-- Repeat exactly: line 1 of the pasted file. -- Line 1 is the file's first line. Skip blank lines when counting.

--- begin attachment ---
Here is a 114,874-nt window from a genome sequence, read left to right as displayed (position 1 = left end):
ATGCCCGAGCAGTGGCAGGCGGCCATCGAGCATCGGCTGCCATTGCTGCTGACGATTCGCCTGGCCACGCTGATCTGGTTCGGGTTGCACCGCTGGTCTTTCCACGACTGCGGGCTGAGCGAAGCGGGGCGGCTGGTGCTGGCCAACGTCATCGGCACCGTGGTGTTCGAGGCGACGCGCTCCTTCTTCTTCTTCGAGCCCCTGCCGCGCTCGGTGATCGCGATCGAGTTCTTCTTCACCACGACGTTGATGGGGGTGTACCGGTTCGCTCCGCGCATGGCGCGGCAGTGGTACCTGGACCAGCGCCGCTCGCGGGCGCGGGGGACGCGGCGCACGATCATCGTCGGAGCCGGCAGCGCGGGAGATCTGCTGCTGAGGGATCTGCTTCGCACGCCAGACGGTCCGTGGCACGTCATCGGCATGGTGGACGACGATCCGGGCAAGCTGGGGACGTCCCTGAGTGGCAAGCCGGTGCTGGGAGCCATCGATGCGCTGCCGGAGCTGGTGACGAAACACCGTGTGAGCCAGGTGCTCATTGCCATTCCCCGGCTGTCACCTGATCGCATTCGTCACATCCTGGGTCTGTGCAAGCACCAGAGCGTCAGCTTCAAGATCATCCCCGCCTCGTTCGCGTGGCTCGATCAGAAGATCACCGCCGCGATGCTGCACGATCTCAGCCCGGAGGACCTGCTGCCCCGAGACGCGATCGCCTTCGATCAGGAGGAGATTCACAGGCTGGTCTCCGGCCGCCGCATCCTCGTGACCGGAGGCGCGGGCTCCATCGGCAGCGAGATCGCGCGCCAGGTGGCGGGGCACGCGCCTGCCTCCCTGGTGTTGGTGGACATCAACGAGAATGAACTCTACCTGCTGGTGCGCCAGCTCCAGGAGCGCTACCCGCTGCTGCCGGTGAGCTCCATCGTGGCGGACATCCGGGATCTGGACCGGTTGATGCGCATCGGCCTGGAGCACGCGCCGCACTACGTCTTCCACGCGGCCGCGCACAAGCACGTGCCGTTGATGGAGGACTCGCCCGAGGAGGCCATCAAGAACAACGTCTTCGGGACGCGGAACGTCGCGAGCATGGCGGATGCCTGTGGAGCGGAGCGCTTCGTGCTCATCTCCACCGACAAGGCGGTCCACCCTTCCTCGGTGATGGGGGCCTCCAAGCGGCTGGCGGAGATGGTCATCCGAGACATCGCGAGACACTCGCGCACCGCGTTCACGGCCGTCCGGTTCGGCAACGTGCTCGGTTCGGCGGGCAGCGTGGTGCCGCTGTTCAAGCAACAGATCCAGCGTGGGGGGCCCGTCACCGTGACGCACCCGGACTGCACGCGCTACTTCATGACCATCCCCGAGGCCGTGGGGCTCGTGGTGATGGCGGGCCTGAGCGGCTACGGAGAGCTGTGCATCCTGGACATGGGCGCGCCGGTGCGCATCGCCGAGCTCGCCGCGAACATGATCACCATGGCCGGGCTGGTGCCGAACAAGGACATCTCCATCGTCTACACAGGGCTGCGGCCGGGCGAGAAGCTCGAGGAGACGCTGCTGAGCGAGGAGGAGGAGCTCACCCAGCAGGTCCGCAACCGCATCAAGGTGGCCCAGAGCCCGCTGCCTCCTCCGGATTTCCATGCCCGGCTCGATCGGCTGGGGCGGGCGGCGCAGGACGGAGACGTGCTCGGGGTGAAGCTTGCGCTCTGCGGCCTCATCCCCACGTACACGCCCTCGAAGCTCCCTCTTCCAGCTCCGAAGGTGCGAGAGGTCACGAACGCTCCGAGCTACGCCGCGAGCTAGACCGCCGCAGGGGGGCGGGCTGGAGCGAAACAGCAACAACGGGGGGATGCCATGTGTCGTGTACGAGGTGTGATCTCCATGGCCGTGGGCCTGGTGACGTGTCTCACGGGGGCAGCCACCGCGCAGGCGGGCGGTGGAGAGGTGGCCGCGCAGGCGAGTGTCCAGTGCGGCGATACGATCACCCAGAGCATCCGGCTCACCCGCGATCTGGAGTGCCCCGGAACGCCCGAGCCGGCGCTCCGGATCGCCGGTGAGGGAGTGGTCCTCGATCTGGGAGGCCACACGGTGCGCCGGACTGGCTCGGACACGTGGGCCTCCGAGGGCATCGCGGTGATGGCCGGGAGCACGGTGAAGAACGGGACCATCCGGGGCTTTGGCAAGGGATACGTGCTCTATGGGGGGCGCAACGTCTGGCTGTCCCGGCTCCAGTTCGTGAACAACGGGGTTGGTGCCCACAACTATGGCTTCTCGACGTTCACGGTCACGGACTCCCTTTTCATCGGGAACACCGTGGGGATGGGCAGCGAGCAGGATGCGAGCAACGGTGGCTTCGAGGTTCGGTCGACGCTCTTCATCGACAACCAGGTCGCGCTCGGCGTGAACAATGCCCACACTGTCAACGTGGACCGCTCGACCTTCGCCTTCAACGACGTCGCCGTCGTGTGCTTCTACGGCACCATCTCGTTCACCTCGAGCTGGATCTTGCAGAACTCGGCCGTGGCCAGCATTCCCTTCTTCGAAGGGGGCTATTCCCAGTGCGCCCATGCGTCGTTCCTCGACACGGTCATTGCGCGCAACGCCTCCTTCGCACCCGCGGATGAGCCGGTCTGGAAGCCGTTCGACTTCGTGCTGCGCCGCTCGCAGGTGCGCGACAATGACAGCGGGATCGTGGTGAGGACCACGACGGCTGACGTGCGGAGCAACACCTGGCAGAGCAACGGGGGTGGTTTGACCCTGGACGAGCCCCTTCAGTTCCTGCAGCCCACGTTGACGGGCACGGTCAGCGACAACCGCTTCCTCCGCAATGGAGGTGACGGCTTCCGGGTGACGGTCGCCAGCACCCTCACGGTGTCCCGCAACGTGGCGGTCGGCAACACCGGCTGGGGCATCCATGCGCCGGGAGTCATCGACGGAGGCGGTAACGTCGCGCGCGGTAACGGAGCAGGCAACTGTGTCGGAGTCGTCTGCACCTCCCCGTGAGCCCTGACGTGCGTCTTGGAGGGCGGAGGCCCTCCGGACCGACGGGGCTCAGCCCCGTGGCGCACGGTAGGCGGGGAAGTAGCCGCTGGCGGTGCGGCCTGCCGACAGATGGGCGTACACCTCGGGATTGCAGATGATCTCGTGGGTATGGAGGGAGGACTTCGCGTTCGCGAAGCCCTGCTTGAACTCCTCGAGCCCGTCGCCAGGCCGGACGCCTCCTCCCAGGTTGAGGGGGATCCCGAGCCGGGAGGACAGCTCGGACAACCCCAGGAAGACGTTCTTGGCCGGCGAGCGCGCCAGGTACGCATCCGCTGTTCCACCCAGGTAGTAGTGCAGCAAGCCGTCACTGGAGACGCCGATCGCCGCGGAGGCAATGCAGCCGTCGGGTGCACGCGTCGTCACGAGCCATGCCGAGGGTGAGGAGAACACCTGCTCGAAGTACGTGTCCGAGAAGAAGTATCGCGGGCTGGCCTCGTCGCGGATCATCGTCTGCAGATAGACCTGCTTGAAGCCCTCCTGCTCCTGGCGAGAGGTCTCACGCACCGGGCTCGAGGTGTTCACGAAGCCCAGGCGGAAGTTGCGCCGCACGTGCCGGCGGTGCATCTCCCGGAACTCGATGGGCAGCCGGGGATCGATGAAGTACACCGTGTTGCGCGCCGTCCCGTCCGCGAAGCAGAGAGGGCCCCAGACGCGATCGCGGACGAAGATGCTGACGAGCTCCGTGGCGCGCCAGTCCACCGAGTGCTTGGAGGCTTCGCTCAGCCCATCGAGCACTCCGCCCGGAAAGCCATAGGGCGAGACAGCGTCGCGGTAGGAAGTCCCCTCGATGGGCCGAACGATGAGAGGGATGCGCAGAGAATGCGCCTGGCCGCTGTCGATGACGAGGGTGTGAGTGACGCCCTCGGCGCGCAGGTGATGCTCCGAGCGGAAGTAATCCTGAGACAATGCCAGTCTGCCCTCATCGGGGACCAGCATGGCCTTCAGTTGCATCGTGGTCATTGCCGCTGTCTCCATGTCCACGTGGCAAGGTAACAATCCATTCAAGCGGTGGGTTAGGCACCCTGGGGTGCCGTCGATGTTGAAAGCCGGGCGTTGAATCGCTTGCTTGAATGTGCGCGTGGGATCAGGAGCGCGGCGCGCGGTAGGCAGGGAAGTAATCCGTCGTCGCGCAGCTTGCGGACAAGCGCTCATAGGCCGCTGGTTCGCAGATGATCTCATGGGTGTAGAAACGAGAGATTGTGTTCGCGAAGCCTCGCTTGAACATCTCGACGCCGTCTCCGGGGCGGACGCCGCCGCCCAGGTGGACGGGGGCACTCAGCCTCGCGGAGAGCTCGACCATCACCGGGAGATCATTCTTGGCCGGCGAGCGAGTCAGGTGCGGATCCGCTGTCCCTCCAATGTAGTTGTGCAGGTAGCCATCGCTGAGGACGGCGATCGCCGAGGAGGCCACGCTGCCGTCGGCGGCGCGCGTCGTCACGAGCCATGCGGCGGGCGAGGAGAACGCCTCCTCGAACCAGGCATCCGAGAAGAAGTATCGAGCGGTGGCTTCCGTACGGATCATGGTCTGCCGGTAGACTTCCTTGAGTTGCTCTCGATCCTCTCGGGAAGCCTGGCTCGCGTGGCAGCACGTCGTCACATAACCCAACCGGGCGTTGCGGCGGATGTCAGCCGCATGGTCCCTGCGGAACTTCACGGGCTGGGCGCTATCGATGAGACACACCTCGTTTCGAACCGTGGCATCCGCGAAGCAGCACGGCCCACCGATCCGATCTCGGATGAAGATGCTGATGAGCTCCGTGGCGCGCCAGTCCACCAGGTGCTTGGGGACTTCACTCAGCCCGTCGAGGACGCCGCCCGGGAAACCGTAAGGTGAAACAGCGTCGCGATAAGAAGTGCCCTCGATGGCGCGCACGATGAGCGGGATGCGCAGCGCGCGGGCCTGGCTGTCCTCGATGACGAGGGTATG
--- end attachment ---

Here is a 114,874-nt window from a genome sequence, read left to right as displayed (position 1 = left end):